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Welcome to the Encyclopedia of Science Fiction, Fourth Edition. Some sample entries appear below. Click here for the Introduction; here for the masthead; here for Acknowledgments; here for the FAQ; here for advice on citations. Find entries via the search box above (more details here) or browse the menu categories in the grey bar at the top of this page.

Site updated on 18 May 2022
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Beebee, Chris

(?   -    ) UK author known exclusively for his Cipola sequence – comprising The Hub (1987) and The Main Event (1989) – which is set in the twenty-first century on Earth and in a Space Habitat. The world of the sequence is dominated by Computers, and trouble brews when the GRAIL programs go missing; the protagonist tries to cope. [JC]

Incredible Shrinking Man, The

Film (1957). Universal. Directed by Jack Arnold. Written by Richard Matheson, based on his own The Shrinking Man (1956). Cast includes April Kent, Randy Stuart and Grant Williams. 81 minutes. Black and white. / This is one of the few truly classic sf films of the 1950s. The basic premise is unscientific, but that does not detract from the power of this story about a man (Williams) who becomes contaminated by a radioactive cloud and starts to shrink (see Miniaturization). What was once safe ...

Watson, Angus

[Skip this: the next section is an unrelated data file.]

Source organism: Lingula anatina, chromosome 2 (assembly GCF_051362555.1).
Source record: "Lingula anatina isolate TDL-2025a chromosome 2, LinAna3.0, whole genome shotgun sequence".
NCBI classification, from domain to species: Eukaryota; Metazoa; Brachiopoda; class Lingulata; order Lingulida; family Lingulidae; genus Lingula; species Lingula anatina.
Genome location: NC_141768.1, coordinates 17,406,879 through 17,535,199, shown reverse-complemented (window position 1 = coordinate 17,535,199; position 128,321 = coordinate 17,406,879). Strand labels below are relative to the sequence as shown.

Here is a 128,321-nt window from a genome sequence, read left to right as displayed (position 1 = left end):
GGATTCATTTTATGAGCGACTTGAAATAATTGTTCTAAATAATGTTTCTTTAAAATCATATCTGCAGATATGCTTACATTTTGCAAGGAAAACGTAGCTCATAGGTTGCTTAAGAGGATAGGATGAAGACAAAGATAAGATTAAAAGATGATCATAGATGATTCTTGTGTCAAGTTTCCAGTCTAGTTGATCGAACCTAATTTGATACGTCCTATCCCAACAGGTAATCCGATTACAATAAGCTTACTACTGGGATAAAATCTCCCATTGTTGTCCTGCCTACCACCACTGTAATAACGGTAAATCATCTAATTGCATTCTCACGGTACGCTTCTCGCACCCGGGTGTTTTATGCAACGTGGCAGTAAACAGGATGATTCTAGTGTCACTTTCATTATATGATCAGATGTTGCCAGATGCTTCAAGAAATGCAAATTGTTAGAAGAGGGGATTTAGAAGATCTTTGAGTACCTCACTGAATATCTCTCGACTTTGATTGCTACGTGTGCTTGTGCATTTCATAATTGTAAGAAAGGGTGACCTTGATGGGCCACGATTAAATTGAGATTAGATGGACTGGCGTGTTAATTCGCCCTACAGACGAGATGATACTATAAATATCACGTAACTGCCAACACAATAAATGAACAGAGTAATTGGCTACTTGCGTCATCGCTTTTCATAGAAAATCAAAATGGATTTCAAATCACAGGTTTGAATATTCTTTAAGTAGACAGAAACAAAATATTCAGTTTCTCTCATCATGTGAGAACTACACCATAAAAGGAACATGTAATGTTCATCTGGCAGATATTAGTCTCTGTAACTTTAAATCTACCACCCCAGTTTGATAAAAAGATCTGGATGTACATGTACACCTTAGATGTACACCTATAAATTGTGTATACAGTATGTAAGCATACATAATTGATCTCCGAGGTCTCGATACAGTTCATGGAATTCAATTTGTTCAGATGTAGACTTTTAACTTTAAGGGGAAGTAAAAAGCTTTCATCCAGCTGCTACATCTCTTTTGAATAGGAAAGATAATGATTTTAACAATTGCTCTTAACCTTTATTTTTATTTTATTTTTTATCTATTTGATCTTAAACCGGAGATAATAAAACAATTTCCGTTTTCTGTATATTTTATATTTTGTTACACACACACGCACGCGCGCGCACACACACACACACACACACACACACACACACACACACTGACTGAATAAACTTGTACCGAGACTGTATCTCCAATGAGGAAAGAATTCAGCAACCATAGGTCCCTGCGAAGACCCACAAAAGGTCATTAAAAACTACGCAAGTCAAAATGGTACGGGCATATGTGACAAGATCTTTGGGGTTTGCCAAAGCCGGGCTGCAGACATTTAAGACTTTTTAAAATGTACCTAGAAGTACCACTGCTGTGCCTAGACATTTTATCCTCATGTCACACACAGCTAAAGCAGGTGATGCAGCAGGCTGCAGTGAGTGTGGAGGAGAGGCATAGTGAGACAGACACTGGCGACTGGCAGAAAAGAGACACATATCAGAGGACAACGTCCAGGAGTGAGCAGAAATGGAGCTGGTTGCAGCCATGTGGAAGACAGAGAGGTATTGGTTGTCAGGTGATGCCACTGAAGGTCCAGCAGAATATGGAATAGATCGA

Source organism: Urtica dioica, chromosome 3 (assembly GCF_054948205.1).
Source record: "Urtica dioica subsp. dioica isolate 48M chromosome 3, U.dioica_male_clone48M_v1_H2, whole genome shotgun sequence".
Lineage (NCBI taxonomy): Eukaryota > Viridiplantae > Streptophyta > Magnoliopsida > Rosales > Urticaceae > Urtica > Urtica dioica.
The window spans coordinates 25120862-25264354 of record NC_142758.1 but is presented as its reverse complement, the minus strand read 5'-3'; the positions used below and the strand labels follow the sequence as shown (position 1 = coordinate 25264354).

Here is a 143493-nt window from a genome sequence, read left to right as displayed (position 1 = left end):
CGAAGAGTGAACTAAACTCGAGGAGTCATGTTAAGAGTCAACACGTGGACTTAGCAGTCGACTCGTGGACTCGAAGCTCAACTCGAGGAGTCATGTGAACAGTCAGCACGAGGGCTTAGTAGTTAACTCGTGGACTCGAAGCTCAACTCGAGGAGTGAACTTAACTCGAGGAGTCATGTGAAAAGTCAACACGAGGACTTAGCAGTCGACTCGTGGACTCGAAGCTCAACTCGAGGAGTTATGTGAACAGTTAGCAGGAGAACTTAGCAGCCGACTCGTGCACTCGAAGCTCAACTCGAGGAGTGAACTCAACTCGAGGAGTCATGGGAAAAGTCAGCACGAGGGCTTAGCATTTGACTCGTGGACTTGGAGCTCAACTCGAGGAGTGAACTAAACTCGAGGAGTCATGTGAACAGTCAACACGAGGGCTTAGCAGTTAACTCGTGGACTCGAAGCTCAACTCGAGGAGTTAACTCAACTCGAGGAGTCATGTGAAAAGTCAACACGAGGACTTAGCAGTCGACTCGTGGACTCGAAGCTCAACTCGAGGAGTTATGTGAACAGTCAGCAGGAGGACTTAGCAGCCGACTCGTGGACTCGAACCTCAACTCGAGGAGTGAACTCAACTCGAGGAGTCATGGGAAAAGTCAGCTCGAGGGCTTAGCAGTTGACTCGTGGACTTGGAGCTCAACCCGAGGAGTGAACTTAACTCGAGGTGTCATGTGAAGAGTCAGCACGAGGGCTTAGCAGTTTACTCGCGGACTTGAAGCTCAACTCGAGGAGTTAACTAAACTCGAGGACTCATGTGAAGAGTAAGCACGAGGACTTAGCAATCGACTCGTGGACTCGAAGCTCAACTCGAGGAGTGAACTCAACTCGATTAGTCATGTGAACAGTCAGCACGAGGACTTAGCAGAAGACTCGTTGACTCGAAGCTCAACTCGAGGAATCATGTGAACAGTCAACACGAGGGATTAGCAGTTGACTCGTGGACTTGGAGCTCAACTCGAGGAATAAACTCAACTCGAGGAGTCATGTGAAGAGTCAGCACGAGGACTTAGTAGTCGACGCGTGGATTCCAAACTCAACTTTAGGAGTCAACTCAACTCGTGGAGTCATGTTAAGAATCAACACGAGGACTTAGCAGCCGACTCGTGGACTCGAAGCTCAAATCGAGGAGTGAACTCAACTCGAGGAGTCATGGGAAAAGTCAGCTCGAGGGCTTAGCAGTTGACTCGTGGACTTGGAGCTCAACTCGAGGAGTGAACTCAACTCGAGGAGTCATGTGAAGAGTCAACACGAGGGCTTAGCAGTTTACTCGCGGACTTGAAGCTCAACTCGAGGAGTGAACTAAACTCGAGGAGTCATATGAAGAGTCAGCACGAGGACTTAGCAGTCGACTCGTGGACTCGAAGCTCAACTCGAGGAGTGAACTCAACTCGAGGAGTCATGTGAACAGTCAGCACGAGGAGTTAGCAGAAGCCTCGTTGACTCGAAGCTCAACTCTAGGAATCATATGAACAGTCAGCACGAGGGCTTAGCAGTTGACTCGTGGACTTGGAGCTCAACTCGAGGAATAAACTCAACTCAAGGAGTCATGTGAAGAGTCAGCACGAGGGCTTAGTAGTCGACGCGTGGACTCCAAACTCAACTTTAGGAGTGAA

(1972-    ) UK author who initially wrote fantasy, primarily the Age of Iron sequence beginning with Age of Iron (2014). He is of some sf interest for his second sequence, the West of East series beginning with You Die When You Die (2017), set in an Alternate World America a millennium ago, where Magic works, though a band of lost Vikings takes refuge. Towards the end of the first volume, an Empress has a vision (see Predictions) of the arrival of a "putrefying cloud" of ...

Hopen, Stuart

(?   -    ) US author of Comics from the 1970s, his best-known title being the single issue of Daemon Mask (1987) with Russ Martin. His first novel, Warp Angel (1995), is a conspicuous rogue singleton in the world of the New Space Opera: the more baroque, intensely conceived, transgressive form of Space Opera that came to maturity in the 1990s. In a four-planet system itself "warped" by the universal ban on Faster Than Light warp travel – the use of ...

Lewis, Sinclair

(1885-1951) US author, highly esteemed in the 1920s and 1930s for such novels as Main Street (1920) and Babbitt (1922), and first US winner of the Nobel Prize for Literature, in 1930; but his reputation had much diminished before his death, and has not recovered. Lewis's first novel, Hike and the Aeroplane (1912) as by Tom Graham, is a juvenile centred on the Invention of a futuristic 200mph (320kph) aircraft. Arrowsmith (1925) may be less sf than fiction about science, contrasting the idealism ...

Langford, David

(1953-    ) UK author, critic, editor, publisher and sf fan, in the latter capacity recipient of 21 Hugo awards for fan writing – some of the best of his several hundred pieces are assembled as Let's Hear It for the Deaf Man (coll 1992 chap US; much exp vt The Silence of the Langford 1996; exp 2015 ebook) as Dave Langford, edited by Ben Yalow – plus five Best Fanzine Hugos and one Semiprozine Hugo for his self-produced news magazine, Ansible (which see). His one ...

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